Now that you have given thought on how to fit in (or perhaps wedge in is the better verb) some time for leisure activities, you have to choose what you will spend it on. Start by considering your objectives. Given our goal-orientation, objectives are another concept we physicians probably can relate to. Ask yourself, “What do I want to accomplish?” To just relax? To take my mind off things? To write the great American non-fiction book? To improve my health? To bond with my kids? To renew my relationship with my spouse?

The objectives will guide your activity. One activity I found works for me is making dinners on most Tuesdays. I like the balance in this activity between having to focus on what I’m doing and letting my mind roam free. There is also the pleasure in engaging in a physical task. And last, it strengthens my bond with my kids and my wife.

And, by the way, I’m not a good cook. Currently, I rotate only four meals, all of which the kids like, which is a prerequisite for Dad’s cooking to work. I grill burgers of beef, bison or turkey and experiment by adding different ingredients into and on top of the meat. (BTW, a secret to better burgers is adding a little liquid to the meat. It could be water; I prefer salsa.) I also have a fool-proof recipe for grilled salmon with an asparagus sauce, for potato soup, and for chicken casserole.

Simple stuff, to be sure. But in the future when my kids are long out of the house, I have a feeling I’ll most remember the times of my meal preparations and of eating of these meals with the family.

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Reward Yourself!

Consider the phrase “spending your free-time,” a phrase I’ve repeated throughout this piece. If you “spend” free-time it implies that might have had to “earn” it. My point is that you might feel most able to give yourself permission to spend time on yourself, perhaps even selfishly, if you feel it is in reward for completing your tasks at work and at home.

The danger to avoid with this approach is that that this time of “pay-off” may never come because your chores never end. Here’s an idea: first decide what tasks you need to accomplish to “earn” your free time. Then schedule in that free time as if it just as important as any other appointment. Remember you earned this free time and it now deserves its own special space in your calendar.

That’s it for today. Let me know your challenges and solutions to make the most of your free-time.

Until next time,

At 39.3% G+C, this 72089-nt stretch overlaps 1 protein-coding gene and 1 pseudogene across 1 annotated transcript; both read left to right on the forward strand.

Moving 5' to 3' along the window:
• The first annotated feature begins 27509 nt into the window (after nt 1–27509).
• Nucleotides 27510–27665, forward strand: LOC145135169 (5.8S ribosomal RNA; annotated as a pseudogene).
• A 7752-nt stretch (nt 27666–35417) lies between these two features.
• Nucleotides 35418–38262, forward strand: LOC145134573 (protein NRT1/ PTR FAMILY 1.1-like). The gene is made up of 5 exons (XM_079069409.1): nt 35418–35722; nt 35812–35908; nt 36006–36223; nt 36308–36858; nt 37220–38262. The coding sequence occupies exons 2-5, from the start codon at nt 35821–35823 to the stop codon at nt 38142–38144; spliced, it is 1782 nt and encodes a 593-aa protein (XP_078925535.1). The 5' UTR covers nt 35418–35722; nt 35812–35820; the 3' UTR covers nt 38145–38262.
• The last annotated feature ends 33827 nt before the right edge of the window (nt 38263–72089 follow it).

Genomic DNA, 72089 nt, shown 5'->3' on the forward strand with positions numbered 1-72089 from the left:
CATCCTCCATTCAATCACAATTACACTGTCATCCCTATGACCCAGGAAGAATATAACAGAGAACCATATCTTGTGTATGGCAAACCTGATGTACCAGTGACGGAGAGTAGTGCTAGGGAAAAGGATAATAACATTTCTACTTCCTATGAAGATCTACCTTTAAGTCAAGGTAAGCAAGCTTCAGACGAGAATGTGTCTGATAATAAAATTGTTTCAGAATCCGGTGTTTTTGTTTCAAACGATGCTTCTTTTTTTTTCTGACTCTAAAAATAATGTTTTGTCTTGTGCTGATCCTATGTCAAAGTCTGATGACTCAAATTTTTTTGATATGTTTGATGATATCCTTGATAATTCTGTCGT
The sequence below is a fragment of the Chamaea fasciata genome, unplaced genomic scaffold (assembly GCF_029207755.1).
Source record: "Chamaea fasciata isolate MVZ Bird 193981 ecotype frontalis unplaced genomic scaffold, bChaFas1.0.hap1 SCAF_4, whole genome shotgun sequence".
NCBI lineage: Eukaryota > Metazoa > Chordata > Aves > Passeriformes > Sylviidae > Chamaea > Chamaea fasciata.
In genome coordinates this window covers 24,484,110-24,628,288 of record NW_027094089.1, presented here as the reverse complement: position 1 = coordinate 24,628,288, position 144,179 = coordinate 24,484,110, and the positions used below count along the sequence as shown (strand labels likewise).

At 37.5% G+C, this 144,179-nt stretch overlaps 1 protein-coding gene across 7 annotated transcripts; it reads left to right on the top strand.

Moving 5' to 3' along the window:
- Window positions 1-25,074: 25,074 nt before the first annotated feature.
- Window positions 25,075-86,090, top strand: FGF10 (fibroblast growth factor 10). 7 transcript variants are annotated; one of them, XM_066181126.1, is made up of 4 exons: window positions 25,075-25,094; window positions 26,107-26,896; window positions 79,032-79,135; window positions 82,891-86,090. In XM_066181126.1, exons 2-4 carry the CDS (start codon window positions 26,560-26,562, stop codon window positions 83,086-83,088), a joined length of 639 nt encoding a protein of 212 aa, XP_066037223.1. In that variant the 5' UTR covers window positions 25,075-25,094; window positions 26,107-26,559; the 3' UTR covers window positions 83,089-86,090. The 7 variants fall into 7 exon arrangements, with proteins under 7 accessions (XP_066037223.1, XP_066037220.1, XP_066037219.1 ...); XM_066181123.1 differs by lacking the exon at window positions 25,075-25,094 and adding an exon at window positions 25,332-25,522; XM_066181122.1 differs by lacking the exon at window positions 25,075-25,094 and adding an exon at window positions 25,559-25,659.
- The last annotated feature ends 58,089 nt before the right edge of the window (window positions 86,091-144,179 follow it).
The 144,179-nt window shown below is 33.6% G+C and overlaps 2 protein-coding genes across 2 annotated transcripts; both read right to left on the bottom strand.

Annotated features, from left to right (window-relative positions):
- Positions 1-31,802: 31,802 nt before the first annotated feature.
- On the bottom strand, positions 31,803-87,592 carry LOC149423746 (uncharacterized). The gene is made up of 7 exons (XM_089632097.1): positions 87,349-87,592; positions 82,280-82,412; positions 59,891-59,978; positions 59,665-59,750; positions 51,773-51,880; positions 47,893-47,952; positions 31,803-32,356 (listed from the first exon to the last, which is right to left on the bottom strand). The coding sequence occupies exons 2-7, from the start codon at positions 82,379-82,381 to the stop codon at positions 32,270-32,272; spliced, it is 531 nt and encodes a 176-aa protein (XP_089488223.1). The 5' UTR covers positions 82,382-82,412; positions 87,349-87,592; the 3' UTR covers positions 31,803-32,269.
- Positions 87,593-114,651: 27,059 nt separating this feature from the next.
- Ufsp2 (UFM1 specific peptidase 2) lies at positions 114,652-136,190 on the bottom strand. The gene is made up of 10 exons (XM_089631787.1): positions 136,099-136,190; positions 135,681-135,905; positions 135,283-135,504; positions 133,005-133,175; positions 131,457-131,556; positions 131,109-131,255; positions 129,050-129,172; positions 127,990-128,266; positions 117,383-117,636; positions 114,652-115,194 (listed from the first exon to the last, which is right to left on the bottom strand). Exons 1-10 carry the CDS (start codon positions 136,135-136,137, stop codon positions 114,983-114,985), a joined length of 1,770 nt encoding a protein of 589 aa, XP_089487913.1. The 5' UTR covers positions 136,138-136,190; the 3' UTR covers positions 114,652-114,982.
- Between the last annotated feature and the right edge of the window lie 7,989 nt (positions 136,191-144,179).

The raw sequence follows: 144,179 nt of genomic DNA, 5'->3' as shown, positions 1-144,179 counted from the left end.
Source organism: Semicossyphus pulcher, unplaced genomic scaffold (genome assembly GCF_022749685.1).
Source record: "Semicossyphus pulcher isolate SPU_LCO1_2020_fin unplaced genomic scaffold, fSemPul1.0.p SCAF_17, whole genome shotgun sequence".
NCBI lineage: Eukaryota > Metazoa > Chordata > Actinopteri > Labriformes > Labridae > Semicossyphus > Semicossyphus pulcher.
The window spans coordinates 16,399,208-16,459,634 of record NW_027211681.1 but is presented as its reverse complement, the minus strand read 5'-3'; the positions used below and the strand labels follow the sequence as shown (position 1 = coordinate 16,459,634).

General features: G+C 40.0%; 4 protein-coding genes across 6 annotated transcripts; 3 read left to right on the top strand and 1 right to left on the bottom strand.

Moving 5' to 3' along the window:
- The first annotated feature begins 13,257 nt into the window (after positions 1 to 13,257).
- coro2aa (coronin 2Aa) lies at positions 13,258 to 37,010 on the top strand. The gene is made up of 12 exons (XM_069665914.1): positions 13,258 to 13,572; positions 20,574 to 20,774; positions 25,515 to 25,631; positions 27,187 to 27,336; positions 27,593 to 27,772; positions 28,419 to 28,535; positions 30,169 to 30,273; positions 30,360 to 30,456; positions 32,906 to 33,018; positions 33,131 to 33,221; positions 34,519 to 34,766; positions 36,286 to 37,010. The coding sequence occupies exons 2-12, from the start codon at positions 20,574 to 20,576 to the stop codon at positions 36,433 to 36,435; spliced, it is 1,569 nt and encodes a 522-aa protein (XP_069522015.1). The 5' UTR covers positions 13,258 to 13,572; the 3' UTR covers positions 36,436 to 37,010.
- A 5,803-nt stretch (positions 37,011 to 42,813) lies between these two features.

Dr. Jack


Apple of My Eye

This week’s LanguageBrief idiom is “Apple of My Eye.” It is used to refer to someone you cherish deeply. It often conveys romantic feelings, although usually not explicitly sexual ones. Also, it can be used to convey a different type of love, like that of a parent towards a child. There is the sense in this phrase of specialness or exclusivity when referring to someone in this way; that is, only one person can hold this position for you. You have two eyes, but only one ‘apple of your eye.’

The 1970’s saw a song called “Apple of My Eye” which became a minor hit. But the phrase itself is older, much older than that. An early use of it is attributed to a work from the year 885 by King Aelfred of England. The original meaning of ‘apple’ was the pupil of the eye, but soon took on its present idiomatic meaning.

This phrase has continued to be used regularly through the centuries. In Midsummer’s Night Dream, Shakespeare writes:

Flower of this purple dye, Hit with Cupid’s archery, Sink in apple of his eye
This idiom also appears more than once in the King’s James Bible that was written eleven years later in 1611.

I’ll end with this. Pete Ham, the writer of the 1973 song “Apple of My Eye” was inspired to write his song because of his ambivalent feelings regarding his band, Badfinger, leaving Apple Records, the Beatles’ record label. Apples, the fruit, have such positive connotations for us that many brands use it, and the phrase “Apple Of My Eye” remains evergreen.

That’s it for today. You can reach me through this email. I will respond to last week’s and this week’s email in the next few days. Thanks for your patience.